|Publication number||US5504023 A|
|Application number||US 08/379,881|
|Publication date||Apr 2, 1996|
|Filing date||Jan 27, 1995|
|Priority date||Jan 27, 1995|
|Publication number||08379881, 379881, US 5504023 A, US 5504023A, US-A-5504023, US5504023 A, US5504023A|
|Original Assignee||United Microelectronics Corp.|
|Export Citation||BiBTeX, EndNote, RefMan|
|Patent Citations (5), Non-Patent Citations (2), Referenced by (16), Classifications (14), Legal Events (5)|
|External Links: USPTO, USPTO Assignment, Espacenet|
1. Field of the Invention
The invention relates to fabricating of small geometry semiconductor devices, and more specifically to a method for fabricating semiconductor devices with localized packet implantation.
2. Prior Art
A submicron semiconductor integrated circuit is characterized by small and compact device dimensions. As the size of a semiconductor device is scaled down, the probability of reducing its reliability increases. The main factors that affect the reliability of the small geometry semiconductor device result from the shrinkage of its channel length and width. Therefore, an important issue in submicron device engineering is how to overcome the problems associated with short and narrow channel effects.
The hot carrier effect results from reducing the channel length in a small semiconductor device, which results in oxide charging and other problems that degrade the device. A submicron device with lightly-doped drain (LDD) structure has been used to improve its immunity to the hot carrier effect. However, the LDD structure may cause extension of depletion regions of the source and drain into the substrate region under the gate. This extension of the depletion regions tends to increase the probability of the punchthrough effect limiting the normal operation range of the semiconductor device.
A variety of solutions have been attempted to overcome the hot carrier effect as well as the punchthrough problem. For example, the punchthrough resistance can be improved by adding an ion implantation before or after the LDD formation thus increasing the substrate dopant concentration near the source and drain region. For two regions with opposite conductivity types, the width of their junction depletion region is reduced as the dopant concentrations increase. Therefore the additional implantation of dopant of the substrate conductivity type under the source and drain regions will narrow the width of the depletion regions of the source-substrate and drain-substrate junctions. In order to clarify the structure of the afore-mentioned device and its process flow, an exemplary embodiment is now described with reference to FIG. 1A through FIG. 1C.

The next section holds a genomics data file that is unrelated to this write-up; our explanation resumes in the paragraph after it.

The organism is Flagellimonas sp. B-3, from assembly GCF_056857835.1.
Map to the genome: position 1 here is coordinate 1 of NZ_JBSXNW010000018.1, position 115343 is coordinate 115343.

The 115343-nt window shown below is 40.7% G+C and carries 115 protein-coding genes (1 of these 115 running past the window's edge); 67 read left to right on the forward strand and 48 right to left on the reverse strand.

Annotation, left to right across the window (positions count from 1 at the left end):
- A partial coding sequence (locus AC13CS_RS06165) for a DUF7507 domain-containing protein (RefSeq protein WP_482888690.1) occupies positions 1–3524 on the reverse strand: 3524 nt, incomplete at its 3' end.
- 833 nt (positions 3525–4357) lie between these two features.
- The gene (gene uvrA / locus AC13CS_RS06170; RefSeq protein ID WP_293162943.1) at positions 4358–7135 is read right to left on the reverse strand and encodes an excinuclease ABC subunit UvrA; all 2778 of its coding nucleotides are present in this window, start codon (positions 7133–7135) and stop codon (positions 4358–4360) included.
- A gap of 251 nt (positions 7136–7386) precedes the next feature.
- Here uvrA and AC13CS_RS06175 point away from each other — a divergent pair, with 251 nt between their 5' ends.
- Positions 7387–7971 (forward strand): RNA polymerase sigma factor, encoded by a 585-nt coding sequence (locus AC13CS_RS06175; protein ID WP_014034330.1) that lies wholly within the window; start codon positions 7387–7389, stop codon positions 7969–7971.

The structure is prepared in a silicon substrate of, for example, P-type conductivity. Referring to FIG. 1A, after forming sequentially a silicon dioxide layer 12 and a polysilicon layer overlying silicon substrate 11, a gate electrode 14 of the device is formed by patterning and etching back the polysilicon layer. Therefore, due to the masking effect of gate electrode 14, a P-type implant to silicon substrate 11 forms deep lightly doped regions 17 adjacent to the channel region that is located below gate electrode 14 in substrate 11. P-type regions 17 which are also called pocket regions and have dopant concentrations higher than that in substrate 11.
After the formation of pocket regions 17, lightly doped source and drain regions 15 are formed by an N-type implant into substrate 11, as shown in FIG. 1B. N-type doped regions 15 have a shallow junction depth and have higher dopant concentrations than those of pocket regions 17.
The process is continued by forming spacers 18 around gate electrode 14. Referring to FIG. 1C, another N-type implant is performed to form heavily doped regions 19 in substrate 11. The process may be followed by forming passivation layers above the structure and contact metallization to interconnect the device and other circuitry (not shown in the drawings).
The LDD device fabricated according to the process flow described above has the advantage of suppressing both the hot carrier effect and the punchthrough problem. However, since P-type pocket regions 17 surround the entire N-type source and drain regions 19 in silicon substrate 11, the areas of source-substrate and drain-substrate junctions are so broad that relatively large junction capacitances cannot be eliminated. The larger the junction capacitances, the slower the switching speed of the device, thereby affecting the performance of the circuitry in which this device is utilized.
Accordingly, it is an object of the present invention to provide a method for fabricating semiconductor devices with localized pocket implantation to minimize the areas of source-substrate and drain-substrate junctions, thus decreasing junction capacitance.
Another object of the invention is to provide a method for fabricating semiconductor devices with localized pocket implantation to increase the performance of the circuitry.
These and other objects and advantages are achieved through a process in which narrow gaps between a masking layer and a gate electrode are formed prior to the pocket implantation. The narrow gaps are formed by removing an isolation layer between the masking layer and the gate electrode. In one embodiment of the invention, a dielectric layer and a gate electrode are subsequently formed upon a silicon substrate. An isolation layer is deposited to overlay the structure. A masking layer is formed upon the structure to expose only the top region of the gate electrode. After removing the isolation layer, gaps are formed around the gate electrode. An ion implantation is performed to form localized pocket regions in the silicon substrate. The process is continued by removing the masking layer and then implanting ions to form source and drain regions in the substrate.